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Stories of Black Lives Matter

Learn contexts behind the movement with these Fall 2020 courses.

*ENGL130: Race and the Cultural Politics of Blood (Kim Coles)

We live in a moment when we are reckoning with a racist past in both America and Britain. We are trying to redefine what our future will look like, so it’s important to consider how we got here.  
This course explores “race”—as a term and a concept—at three different historical moments, using three highly influential works of literature to structure the conversation: William Shakespeare’s play Othello (1603), Aphra Behn’s novella Oroonoko (1688), and Herman Melville’s novella Benito Cereno (1855). Once we examine how fictions of “race” have been written, we will consider how these fictions are repurposed for politics, past and present. Alongside literature, we will examine the rhetoric of politicians, protestors, and pundits. Writers such as Frederick Douglass and W.E.B. Du Bois will be the counterposing voices to that of Melville; the rhetoric of George Wallace and Barry Goldwater will be juxtaposed against BLM, Ta-Nehisi Coates, and Nikole Hannah-Jones. The course concludes with “The Case for Reparations.” This course satisfies the Distributive Studies Humanities (DSHU) and I-series (SCIS) requirements for General Education.

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*ENGL222: American Literature, 1865-Present (Kerishma Panigrahi)

"This Land is Whose Land? Nationalism and Borders"

From the resounding calls to abolish ICE, to the cry that Black Lives Matter, to the declaration that there is no justice on stolen land, the people are demanding that the U.S. confront its uncensored past like never before. This course seeks to contextualize our current moment within the longer history of U.S nation-building through an examination of literature from the Civil War to the present. We will read with an attentiveness to issues of race, gender, sexuality, class, disability, immigration, environmentalism, and imperialism as central to understanding U.S. history. We will consider the questions: What is “America,” and what do we know as “American literature?” Where did these constructs come from, and have they remained stable throughout history?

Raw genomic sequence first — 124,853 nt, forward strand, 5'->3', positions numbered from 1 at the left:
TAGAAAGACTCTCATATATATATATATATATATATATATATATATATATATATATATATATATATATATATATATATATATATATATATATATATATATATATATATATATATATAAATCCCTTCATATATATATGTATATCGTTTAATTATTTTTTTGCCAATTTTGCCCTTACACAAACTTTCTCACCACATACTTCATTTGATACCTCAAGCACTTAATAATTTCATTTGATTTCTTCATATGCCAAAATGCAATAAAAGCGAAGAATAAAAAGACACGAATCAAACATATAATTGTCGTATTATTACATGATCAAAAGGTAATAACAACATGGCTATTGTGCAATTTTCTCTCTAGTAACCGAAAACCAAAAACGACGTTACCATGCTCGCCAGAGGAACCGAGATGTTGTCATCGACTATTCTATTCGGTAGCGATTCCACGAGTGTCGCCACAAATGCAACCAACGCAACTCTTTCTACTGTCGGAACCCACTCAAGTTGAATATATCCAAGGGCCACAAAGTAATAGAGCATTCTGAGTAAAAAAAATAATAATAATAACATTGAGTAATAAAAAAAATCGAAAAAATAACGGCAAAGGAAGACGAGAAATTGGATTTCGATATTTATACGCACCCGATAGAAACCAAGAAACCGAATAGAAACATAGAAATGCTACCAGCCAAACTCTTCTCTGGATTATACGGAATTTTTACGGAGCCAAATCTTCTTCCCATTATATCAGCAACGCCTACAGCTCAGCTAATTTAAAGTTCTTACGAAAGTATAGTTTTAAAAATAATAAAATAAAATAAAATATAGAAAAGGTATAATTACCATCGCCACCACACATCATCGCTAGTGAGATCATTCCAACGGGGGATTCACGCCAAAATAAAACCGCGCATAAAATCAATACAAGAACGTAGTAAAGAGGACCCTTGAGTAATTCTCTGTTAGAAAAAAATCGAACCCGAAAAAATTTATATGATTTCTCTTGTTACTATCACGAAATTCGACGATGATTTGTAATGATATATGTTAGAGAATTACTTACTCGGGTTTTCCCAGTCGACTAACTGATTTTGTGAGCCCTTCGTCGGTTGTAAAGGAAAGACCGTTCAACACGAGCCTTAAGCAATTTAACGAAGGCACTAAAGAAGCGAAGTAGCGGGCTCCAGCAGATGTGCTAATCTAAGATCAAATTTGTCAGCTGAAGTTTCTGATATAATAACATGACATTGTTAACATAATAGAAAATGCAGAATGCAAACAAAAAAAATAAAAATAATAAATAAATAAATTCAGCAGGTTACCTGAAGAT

Course texts will range in genre and medium, including novels, short stories, poetry, nonfiction, film, and music. Writers studied may include but are not limited to Zitkála-Šá, Ralph Waldo Emerson, Edgar Allen Poe, Nathaniel Hawthorne, Frederick Douglass, W.E.B. Du Bois, Willa Cather, Zora Neale Hurston, Vine Deloria Jr, Toni Morrison, Gloria Anzaldúa, Louise Erdrich, Maxine Hong Kingston, Junot Diaz, and Jhumpa Lahiri.

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* ENGL368D: African American Folklore and Literature (Barry Pearson)

This course uses a multimedia format to explore various genres of African American traditional culture such as:

  • Narrative forms including myth, legend, and folktale
  • Musical forms such as blues, ballads, gospel, spirituals, work songs, rhythm & blues, and soul
  • Belief systems including conjure, hoodoo, supernatural witches and ghosts
  • Customary practices ranging from signifying to jook house celebrations
  • Augmented by film and sound recordings we will consider these forms and black performance style in context and as part of an ongoing pattern of traditional preferences or aesthetics. In the process, we will look to iconic figures such as Bessie Smith, Robert Johnson, and Muddy Waters, and to collectors and cultural brokers including Zora Neale Hurston and Alan Lomax.

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* ENGL368J: Contemporary Black Literature (Sangeeta Ray)

In 1857, social reformer Frederick Douglass, who escaped slavery in Maryland, delivered a “West India Emancipation” speech emphasizing the crucial role that the West Indian slaves played in their own freedom struggle. That speech began with what are today his most quoted words: “If there is no struggle, there is no progress.” This class begins with this speech by Douglass and then moves outwards to Africa and the Caribbean, to the U.K. and Europe, and then back to North America, examining creative depictions of struggle and liberation. We will study novels and short stories, films, and art, and will attend to the revolutionary successes and failures of different Black populations around the globe and up to the present moment. We will close the course with #BlackLivesMatter and its spread globally with work from Saeed Jones, author of How We Fight for Our Lives.

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See the full list of Fall 2020 courses.